The regulation of legal services in England and Wales pivots around reserved legal activities as defined by the Legal Services Act 2007 ("LSA"). These six rather narrow activities include some advocacy and litigation in a court (but not elsewhere), and drawing up of some but not all legal documents. Their scope and number arise not from a coherent analysis of risk and public protection but because the LSA simply re-enacted the pre-existing statutory provisions. These in turn were accidents of history as the seminal work by Professor Stephen Mayson demonstrates: https://stephenmayson.files.wordpress.com/2013/08/mayson-marley-2010-reserved-legal-activities-history-and-rationale.pdf
There is a huge amount of legal activity that is not regulated. The reserved legal activities are small islands in a wide stream.
Nonetheless many new alternative business structures are existing businesses that have chosen to become regulated even though they have perfectly viable businesses providing unregulated legal advice. Examples are quoted below. There are two possible explanations for this. The first is that the scope of the reserved legal activities is enough to ensure that legal businesses need to seek regulation to operate effectively. As Stephen Mayson shows that would be more by accident than design. The second alternative is that these businesses consider that they would be better off by being regulated as this provides an assurance to clients. The answer is probably a bit of both.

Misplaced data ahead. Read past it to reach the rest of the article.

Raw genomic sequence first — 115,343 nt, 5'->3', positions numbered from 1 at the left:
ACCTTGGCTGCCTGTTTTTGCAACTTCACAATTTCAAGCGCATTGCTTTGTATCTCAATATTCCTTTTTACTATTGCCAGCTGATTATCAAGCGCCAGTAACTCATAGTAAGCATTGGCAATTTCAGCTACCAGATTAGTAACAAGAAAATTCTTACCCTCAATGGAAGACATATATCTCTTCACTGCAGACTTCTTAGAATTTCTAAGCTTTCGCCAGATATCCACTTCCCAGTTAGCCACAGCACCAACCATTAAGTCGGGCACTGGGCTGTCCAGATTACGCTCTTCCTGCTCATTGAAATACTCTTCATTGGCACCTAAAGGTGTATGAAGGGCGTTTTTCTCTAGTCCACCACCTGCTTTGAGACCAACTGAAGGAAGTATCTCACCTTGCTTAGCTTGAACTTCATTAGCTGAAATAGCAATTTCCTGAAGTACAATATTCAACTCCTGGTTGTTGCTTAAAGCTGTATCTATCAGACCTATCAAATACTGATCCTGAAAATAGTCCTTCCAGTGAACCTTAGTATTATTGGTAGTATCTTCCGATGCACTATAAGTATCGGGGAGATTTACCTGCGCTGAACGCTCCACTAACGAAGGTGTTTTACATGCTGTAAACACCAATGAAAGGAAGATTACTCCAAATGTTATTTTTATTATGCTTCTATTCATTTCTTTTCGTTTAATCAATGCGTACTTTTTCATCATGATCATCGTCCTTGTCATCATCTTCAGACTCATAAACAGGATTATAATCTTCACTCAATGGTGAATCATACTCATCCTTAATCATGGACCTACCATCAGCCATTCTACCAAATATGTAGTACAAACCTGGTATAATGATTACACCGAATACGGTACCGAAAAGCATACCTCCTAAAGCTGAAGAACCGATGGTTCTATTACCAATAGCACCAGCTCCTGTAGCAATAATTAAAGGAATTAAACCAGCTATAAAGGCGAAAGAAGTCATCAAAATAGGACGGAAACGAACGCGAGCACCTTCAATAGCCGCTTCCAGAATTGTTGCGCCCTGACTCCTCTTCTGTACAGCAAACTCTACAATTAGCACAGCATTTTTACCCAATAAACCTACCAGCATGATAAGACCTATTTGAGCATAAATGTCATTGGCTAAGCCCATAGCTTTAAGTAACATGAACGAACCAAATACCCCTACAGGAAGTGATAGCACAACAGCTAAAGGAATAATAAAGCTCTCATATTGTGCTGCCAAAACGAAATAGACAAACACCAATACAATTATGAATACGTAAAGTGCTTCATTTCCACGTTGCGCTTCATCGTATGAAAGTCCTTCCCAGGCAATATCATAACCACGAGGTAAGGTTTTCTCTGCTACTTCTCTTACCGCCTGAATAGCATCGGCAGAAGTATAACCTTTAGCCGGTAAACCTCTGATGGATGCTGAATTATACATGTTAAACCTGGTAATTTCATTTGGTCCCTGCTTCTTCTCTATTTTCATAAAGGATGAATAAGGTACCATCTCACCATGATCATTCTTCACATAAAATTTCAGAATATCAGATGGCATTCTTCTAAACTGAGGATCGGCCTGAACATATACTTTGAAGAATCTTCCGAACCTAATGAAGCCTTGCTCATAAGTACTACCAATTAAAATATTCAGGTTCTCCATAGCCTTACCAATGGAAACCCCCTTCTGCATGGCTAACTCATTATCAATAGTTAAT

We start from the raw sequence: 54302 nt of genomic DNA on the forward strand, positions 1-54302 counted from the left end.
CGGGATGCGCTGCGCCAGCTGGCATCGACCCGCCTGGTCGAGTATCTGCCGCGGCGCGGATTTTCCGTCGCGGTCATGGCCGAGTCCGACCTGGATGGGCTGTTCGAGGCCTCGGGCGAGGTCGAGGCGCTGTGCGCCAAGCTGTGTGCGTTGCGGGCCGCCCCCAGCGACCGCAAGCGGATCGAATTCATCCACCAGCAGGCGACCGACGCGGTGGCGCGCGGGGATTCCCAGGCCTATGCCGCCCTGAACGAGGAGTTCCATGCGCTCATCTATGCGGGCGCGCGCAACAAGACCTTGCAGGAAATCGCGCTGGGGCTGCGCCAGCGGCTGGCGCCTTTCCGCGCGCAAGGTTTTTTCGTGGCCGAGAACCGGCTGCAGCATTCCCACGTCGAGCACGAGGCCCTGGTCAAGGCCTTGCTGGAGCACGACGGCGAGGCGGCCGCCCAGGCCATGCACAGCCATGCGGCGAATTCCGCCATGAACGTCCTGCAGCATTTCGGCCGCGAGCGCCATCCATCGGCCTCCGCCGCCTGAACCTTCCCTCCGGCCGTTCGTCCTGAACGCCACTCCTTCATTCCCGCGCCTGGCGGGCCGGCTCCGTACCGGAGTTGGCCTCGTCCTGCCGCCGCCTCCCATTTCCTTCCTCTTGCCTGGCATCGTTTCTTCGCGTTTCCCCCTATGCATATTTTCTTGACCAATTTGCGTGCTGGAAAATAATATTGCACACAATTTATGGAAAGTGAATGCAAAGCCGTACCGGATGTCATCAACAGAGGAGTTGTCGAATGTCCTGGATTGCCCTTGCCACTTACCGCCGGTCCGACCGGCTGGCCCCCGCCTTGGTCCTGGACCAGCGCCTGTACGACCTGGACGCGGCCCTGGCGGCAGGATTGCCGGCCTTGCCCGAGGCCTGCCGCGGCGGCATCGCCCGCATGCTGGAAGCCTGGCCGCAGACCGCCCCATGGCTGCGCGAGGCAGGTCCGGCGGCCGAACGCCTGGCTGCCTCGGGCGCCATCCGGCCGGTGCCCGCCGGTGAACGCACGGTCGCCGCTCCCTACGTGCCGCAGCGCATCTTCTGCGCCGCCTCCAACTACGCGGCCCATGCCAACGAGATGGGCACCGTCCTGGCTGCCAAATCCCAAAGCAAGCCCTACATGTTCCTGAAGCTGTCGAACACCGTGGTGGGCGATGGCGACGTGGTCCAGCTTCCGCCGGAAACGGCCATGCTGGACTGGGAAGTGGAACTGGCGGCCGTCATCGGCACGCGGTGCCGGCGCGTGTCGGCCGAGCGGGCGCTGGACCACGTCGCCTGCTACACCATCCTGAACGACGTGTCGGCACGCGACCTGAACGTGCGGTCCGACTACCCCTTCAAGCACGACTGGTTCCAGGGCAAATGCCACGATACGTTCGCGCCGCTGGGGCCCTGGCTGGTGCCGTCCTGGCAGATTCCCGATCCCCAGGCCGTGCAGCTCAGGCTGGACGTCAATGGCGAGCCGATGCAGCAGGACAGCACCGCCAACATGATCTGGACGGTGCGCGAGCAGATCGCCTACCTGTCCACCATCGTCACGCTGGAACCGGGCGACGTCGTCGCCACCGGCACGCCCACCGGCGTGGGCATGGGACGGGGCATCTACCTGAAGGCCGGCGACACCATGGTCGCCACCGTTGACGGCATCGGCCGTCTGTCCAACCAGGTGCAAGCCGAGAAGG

A business offering unregulated legal services and HR consultancy is to launch an alternative business structure (ABS) to add reserved areas of law done in-house to its extensive menu of employment and HR advice. Meanwhile, a self-invested pensions and investment specialist group has added a start-up ABS to its line-up of businesses, specialising in property law and conveyancing.